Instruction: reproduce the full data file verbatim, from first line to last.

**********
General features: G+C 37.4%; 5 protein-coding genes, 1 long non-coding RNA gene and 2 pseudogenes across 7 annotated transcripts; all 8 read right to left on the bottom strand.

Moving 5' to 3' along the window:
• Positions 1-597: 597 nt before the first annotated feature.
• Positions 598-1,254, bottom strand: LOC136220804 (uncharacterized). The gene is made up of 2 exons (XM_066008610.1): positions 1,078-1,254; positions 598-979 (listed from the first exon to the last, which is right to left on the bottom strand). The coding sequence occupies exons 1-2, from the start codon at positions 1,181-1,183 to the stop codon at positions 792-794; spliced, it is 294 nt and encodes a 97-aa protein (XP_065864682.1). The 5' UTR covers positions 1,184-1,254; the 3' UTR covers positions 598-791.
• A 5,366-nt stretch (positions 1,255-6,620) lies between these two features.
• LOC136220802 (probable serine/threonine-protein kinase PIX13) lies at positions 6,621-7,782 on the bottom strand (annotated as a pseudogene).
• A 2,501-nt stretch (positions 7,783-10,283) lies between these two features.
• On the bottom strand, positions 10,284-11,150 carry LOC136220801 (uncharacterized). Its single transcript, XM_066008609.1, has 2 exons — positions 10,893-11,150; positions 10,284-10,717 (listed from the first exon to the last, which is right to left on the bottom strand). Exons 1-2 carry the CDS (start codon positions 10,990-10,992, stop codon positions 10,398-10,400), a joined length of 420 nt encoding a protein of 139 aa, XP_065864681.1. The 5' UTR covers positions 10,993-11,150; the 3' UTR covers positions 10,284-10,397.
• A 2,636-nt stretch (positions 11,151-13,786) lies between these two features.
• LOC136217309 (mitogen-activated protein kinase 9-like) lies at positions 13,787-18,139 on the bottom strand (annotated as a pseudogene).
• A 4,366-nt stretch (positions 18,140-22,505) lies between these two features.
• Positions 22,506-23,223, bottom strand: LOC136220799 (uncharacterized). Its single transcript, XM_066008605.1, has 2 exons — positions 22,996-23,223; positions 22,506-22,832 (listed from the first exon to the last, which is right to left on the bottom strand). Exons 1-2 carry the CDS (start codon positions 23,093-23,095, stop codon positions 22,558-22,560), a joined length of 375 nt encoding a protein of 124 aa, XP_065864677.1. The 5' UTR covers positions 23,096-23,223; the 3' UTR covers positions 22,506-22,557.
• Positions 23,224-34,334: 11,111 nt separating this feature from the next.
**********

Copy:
General features: G+C 37.4%; 5 protein-coding genes, 1 long non-coding RNA gene and 2 pseudogenes across 7 annotated transcripts; all 8 read right to left on the bottom strand.

Moving 5' to 3' along the window:
• Positions 1-597: 597 nt before the first annotated feature.
• Positions 598-1,254, bottom strand: LOC136220804 (uncharacterized). The gene is made up of 2 exons (XM_066008610.1): positions 1,078-1,254; positions 598-979 (listed from the first exon to the last, which is right to left on the bottom strand). The coding sequence occupies exons 1-2, from the start codon at positions 1,181-1,183 to the stop codon at positions 792-794; spliced, it is 294 nt and encodes a 97-aa protein (XP_065864682.1). The 5' UTR covers positions 1,184-1,254; the 3' UTR covers positions 598-791.
• A 5,366-nt stretch (positions 1,255-6,620) lies between these two features.
• LOC136220802 (probable serine/threonine-protein kinase PIX13) lies at positions 6,621-7,782 on the bottom strand (annotated as a pseudogene).
• A 2,501-nt stretch (positions 7,783-10,283) lies between these two features.
• On the bottom strand, positions 10,284-11,150 carry LOC136220801 (uncharacterized). Its single transcript, XM_066008609.1, has 2 exons — positions 10,893-11,150; positions 10,284-10,717 (listed from the first exon to the last, which is right to left on the bottom strand). Exons 1-2 carry the CDS (start codon positions 10,990-10,992, stop codon positions 10,398-10,400), a joined length of 420 nt encoding a protein of 139 aa, XP_065864681.1. The 5' UTR covers positions 10,993-11,150; the 3' UTR covers positions 10,284-10,397.
• A 2,636-nt stretch (positions 11,151-13,786) lies between these two features.
• LOC136217309 (mitogen-activated protein kinase 9-like) lies at positions 13,787-18,139 on the bottom strand (annotated as a pseudogene).
• A 4,366-nt stretch (positions 18,140-22,505) lies between these two features.
• Positions 22,506-23,223, bottom strand: LOC136220799 (uncharacterized). Its single transcript, XM_066008605.1, has 2 exons — positions 22,996-23,223; positions 22,506-22,832 (listed from the first exon to the last, which is right to left on the bottom strand). Exons 1-2 carry the CDS (start codon positions 23,093-23,095, stop codon positions 22,558-22,560), a joined length of 375 nt encoding a protein of 124 aa, XP_065864677.1. The 5' UTR covers positions 23,096-23,223; the 3' UTR covers positions 22,506-22,557.
• Positions 23,224-34,334: 11,111 nt separating this feature from the next.